Glova added that being unique is an important factor in having a strong application.

“I think [colleges like] the…really strange or particular interests which other people don’t have… [For example,] someone who’s interested in horseback riding will look a lot more unique than someone who’s interested in soccer.”

“…[You] need to have grades, activities, and leadership positions, but you also need something that distinguishes you,” Glova explained. “You can’t just have activities which [are] just kind of randomly strewn about… they need to be all kind of tied together.”

Leadership roles and volunteering are another important aspect of distinguishing oneself on college applications.

“…Whether it be a sports position, or a club position, or maybe some leadership programs you’ve done in the summertime, or maybe a leadership seminar you attended…Those kinds of things do carry weight,” Downey said.

“If you show you have…done a lot of volunteering,…I think that’s something that really [makes someone] stand out” Chiang said.

Even if students do not know what profession they want to study, they can still apply for any college but are encouraged to have a general idea of what field to study.

“Often times,…you have to apply to a specific college, like [a] college of engineering or arts or science or business, so if you could at least narrow it down to the very basics…that’s usually all you need,” Glova said.

However, Downey emphasized the importance of finding balance during high school to prevent stress and becoming overwhelmed.

“[Students] have plenty of time to receive college credits once they’re there…[so don’t] overload yourself here, because you want to enjoy high school, and we really stress that,” Downey said. “We understand that a lot of kids want to see what their peers are doing and take [a lot of] high level courses, but… [students should also aim for] a good balance…so they enjoy their time here.”


Downey encourages students to go on college visits to find the right fit.

“We…really encourage our students to visit those schools because a student who you think might want to go to a huge university… might feel more comfortable at a private school or a small university,” he said.

Second semester of junior year I started looking at schools because that’s when you want to start taking the ACT, SAT…and you have to send the scores to colleges, so you want to have [an]… idea [of] where you want to go…

— Kelly Chiang, Class of 2018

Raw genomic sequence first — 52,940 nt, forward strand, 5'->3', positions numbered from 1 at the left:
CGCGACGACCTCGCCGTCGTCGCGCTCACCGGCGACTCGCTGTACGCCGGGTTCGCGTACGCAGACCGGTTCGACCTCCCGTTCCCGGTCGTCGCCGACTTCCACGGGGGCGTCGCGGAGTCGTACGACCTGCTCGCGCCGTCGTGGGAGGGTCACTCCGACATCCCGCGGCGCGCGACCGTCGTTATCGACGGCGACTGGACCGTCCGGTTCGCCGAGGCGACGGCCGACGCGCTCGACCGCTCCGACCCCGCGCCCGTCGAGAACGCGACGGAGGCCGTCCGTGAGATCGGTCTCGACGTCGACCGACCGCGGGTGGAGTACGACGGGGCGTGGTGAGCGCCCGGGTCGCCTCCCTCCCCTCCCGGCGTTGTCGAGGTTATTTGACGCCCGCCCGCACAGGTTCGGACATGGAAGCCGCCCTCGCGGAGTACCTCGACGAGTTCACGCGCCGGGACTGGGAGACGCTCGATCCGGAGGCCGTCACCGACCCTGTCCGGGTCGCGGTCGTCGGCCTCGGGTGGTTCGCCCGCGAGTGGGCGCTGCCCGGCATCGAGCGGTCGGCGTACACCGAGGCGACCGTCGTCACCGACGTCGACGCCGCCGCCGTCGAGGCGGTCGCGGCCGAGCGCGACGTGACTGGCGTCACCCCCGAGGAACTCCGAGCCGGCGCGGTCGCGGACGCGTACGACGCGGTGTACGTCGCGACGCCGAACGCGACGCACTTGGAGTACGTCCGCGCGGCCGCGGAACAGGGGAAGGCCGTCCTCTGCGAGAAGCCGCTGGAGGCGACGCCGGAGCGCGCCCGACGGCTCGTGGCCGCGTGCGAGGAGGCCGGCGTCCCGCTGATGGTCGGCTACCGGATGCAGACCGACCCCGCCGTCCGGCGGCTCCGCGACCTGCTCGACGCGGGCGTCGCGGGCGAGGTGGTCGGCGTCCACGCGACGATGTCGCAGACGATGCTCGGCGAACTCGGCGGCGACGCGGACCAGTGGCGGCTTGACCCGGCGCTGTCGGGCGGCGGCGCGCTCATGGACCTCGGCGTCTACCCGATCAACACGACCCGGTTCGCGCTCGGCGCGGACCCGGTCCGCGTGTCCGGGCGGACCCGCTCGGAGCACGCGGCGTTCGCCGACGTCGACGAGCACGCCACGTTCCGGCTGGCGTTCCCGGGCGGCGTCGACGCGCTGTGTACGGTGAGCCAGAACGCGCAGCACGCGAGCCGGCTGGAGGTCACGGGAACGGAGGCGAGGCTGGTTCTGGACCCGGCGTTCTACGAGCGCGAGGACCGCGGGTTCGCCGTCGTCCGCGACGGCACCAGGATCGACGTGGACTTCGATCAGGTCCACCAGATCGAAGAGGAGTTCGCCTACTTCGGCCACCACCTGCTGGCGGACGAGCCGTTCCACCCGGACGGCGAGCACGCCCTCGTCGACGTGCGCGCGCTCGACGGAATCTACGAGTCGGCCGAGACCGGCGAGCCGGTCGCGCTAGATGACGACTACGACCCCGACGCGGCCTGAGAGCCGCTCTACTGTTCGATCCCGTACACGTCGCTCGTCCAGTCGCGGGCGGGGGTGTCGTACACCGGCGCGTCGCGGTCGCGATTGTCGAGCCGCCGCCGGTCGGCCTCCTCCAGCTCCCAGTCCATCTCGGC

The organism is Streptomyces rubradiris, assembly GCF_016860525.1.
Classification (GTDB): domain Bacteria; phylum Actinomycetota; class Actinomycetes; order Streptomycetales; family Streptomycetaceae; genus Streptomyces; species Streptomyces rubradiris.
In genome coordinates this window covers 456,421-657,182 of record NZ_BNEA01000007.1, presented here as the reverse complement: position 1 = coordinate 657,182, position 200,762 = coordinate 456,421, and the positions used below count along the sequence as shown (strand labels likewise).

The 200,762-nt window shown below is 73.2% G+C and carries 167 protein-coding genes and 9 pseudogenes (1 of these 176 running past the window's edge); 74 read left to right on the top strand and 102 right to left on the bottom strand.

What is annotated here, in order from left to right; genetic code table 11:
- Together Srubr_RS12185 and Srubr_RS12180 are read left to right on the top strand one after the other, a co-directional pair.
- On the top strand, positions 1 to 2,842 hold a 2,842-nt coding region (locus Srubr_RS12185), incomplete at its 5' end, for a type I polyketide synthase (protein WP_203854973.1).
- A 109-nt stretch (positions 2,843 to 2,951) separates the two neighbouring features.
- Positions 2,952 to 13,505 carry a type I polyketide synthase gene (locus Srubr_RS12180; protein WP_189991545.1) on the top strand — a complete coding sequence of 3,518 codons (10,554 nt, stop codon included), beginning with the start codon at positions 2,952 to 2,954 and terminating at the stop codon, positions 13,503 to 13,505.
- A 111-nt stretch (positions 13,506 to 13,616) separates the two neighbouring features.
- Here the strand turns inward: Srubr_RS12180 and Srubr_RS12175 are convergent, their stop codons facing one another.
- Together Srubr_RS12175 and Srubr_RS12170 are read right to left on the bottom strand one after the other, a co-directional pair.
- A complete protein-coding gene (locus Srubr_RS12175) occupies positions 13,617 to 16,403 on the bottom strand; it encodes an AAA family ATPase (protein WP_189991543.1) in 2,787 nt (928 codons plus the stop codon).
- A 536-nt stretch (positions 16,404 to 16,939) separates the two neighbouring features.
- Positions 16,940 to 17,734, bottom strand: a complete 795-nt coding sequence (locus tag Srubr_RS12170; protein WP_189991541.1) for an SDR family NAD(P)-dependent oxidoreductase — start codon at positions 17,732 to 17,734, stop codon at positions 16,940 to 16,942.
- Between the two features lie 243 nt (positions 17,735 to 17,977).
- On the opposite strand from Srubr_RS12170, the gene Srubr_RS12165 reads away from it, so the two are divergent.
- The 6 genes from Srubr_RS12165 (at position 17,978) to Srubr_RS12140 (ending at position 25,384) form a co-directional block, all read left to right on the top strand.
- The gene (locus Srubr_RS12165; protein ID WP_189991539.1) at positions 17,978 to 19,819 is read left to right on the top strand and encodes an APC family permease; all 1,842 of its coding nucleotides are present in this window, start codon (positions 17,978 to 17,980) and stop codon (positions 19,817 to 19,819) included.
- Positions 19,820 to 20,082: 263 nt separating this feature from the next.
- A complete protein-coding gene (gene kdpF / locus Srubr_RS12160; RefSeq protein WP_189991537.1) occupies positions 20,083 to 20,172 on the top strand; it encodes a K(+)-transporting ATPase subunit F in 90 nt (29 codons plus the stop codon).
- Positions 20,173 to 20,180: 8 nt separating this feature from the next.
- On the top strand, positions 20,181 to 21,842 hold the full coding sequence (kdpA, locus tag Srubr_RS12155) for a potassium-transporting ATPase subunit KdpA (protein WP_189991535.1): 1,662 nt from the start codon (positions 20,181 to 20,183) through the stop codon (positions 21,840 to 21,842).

Chiang agrees that college visits are extremely important when deciding on a college.

“Go on [college] website or do some campus visits, find out more about their school,” she said. “I didn’t really know very in-depth about some of my schools, and when I was writing my supplemental essays, I [felt] like… should have researched more about this school…Definitely look at different aspects of a school, and when you’re choosing a school that’s really important.”

Chiang added that students should start looking for at colleges in second semester.

“Second semester of junior year I started looking at schools because that’s when you want to start taking the ACT, SAT…and you have to send the scores to colleges, so you want to have [an]… idea [of] where you want to go…”

Quinn explained that applying may be a stressful process, but there are many opportunities available.

“It may be hard,” she said. “[But] try not to stress about it, because if you get declined, it’s always possible to go somewhere else then reapply to that school.”

“I think [the hardest part is] finding that way to sell yourself and trying to find a way to kind of distinguish yourself… [to] make you seem as non-generic as possible,” Glova added. “Don’t procrastinate with the essays. You need a lot of time to really try to write creative, thoughtful responses…[and] really try to find a way to brand yourself.”

“When you’re a junior scheduling for your senior year, look for balance so you can have time for application fees and deal with that stress and involvement in those kind of things,” Downey said. “Ask…many questions, go on visits…to find the best fit for you.”